early signs of dementia in dogs

Early Signs Of Dementia In Dogs

The early signs of dementia in dogs have very important practical reference value for dog owners. Understanding the early signs can help us find clues of old dogs suffering from CCD(Dog dementia, AKA CCD: Canine Cognitive Dysfunction) as soon as possible, allowing us to take measures to delay the development of CCD. CCD in some old dogs tends to develop very quickly, without intervention, it will develop from early mild symptoms to typical symptoms, namely moderate or severe CCD, within half a year at the earliest.

Early signs of CCD:

  1. Sleep less and wake up frequently at night
  2. Show anxiety or fear towards family members or other animals
  3. Lack of interest in the approach, greeting or touching/petting

Yes, you read that right, the early signs of CCD are the above 3 points. Please focus on these aspects and observe whether your old dog has these symptoms.

You know, these symptoms, which are very mild and appear to be little different from normal behavior, are easily ignored by us, or sometimes we make a so-called reasonable explanation to the symptoms according to our understanding. For example, we tend to think that the dog wakes up at night just because he wants to pee, or that the dog’s anxiety towards family members is regarded as a coquettish.

To be honest, the early signs of CCD in dogs can be really hard to tell apart. This is not like the moderate and severe symptoms that make it easy for us to detect and realize that there is something wrong with the dog, such as peeing in the house, goes to hinge side of door, getting stuck and difficulty getting around objects.

There is a CCD rating scale at the end of this blog, which you can use to test your old pal to see if she shows signs of CCD or the severity of CCD.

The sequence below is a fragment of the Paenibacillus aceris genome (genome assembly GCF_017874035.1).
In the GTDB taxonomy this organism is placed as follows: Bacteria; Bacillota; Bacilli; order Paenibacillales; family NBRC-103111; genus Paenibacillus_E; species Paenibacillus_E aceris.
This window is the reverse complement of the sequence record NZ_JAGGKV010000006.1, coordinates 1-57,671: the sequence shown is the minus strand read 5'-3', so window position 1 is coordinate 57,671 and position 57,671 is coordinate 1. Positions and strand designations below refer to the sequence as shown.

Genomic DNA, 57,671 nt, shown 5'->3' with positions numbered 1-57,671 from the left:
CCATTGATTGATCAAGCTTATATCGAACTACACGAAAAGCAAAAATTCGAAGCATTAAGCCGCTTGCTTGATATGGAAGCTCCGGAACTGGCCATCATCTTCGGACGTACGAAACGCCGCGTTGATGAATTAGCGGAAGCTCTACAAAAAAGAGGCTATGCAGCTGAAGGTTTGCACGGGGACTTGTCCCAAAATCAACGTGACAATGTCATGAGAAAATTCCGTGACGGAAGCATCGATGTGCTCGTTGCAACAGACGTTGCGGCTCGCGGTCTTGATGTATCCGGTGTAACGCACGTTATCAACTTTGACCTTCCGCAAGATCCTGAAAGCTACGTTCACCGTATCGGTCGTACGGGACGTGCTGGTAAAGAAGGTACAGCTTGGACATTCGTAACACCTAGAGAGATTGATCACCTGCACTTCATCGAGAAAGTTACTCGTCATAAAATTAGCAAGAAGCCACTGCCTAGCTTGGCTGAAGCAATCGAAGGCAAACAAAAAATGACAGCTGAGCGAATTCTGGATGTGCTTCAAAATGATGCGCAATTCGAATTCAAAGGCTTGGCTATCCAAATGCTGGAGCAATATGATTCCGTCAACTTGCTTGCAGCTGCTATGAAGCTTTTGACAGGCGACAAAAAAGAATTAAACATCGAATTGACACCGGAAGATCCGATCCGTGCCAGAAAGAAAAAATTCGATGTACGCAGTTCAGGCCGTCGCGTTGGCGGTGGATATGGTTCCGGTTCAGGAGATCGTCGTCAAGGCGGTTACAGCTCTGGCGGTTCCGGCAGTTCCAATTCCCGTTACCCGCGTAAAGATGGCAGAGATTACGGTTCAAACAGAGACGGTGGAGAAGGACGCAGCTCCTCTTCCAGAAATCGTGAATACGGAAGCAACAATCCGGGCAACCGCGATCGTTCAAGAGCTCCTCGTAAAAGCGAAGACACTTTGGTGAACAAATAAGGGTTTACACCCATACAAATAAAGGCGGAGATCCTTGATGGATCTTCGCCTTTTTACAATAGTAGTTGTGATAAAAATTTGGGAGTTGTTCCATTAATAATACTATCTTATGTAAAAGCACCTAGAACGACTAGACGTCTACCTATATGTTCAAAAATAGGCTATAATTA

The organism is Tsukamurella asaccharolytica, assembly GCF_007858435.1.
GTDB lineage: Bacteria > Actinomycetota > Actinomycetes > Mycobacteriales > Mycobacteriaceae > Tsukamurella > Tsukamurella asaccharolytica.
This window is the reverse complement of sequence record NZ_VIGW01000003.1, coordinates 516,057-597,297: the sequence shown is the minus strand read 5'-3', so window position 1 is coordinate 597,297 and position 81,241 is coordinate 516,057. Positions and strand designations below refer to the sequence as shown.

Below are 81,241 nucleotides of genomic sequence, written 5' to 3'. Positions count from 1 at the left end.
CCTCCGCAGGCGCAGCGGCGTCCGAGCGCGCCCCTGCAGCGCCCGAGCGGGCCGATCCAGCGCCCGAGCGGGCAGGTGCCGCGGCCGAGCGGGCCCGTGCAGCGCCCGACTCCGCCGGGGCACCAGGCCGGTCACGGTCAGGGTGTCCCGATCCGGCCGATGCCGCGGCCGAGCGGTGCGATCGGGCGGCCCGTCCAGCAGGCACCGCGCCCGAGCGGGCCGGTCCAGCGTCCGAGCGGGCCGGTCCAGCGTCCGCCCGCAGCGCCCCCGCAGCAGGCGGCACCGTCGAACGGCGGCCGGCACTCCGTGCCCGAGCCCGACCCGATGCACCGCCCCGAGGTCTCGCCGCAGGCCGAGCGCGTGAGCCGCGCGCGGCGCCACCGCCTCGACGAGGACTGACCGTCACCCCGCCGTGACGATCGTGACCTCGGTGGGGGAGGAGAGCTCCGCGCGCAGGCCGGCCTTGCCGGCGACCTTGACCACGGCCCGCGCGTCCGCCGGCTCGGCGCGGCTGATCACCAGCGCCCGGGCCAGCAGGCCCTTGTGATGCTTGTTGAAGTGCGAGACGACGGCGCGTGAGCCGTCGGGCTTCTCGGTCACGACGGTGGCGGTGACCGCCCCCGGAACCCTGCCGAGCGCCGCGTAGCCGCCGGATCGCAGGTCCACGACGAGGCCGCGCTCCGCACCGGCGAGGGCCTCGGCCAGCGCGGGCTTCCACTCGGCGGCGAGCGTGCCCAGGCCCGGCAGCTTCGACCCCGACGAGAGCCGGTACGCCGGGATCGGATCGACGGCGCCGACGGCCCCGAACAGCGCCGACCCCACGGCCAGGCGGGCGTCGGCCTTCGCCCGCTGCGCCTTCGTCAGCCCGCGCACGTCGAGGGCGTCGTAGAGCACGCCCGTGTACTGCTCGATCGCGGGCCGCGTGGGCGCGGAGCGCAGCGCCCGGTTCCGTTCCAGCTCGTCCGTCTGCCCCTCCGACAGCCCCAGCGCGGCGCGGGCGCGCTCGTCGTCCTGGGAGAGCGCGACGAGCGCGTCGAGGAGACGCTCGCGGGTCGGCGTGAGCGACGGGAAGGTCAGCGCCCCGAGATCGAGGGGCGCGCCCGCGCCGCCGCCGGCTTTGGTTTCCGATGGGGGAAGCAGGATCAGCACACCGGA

Before filling out the CCD rating scale to check your dog’s early signs, we need to know which kind of dogs should be monitored closely. I’ll explain it in three parts:

  1. Age
  2. Nutrition and diet
  3. Periodontal disease


Age is the biggest direct related factor of CCD. Generally, the older the dog, the higher the risk of CCD.

For all 8-11 years old dogs, regardless of breed and body size, CCD has been observed in about 1/4 of them, and they all need to be monitored for related symptoms (at this age, all breeds are equally likely to develop CCD). It is recommended that the CCD rating scale be tested at least once every 1-2 months.

  • All breeds are equally likely to develop CCD in this age group
  • The risk of CCD is 1/4 in this age group
  • CCD rating scale be tested at least once every 1-2 months

For 11-13 years old dogs, there is a significant increase in the risk of CCD, especially about 50% of medium and large breed dogs are observed to have CCD. Please pay special attention to your old pal’s behavior if he or she is a medium/large breed. To be clear, this does not mean that small dogs of this age should not be monitored. Although small dogs are less likely to develop CCD than medium and large breed dogs of this age, there is no doubt that they are more likely to develop CCD as they age. It is recommended that the CCD rating scale be tested at least once every 0.5-1 month.

  • A significant increase in the risk of CCD in this age group
  • CCD occurs more frequently in large breed than in small breed in this age group
  • CCD rating scale be tested at least once every 0.5-1 month

For dogs over the age of 13, about 90% of which, regardless of body size, have been observed to have CCD, which is a high probability. If your senior dog is already in this age group, it is recommended to take the CCD rating scale test once a week.

  • All breeds are equally likely to develop CCD in this age group
  • The risk of CCD is 90% in this age group
  • CCD rating scale test once a week
Risk of CCD8-11 years old11-13 years old13+ years old
Small breed25%less than medium/large breed90%
Medium/Large breed25%50%90%
Risk of CCD in dogs of different breed & age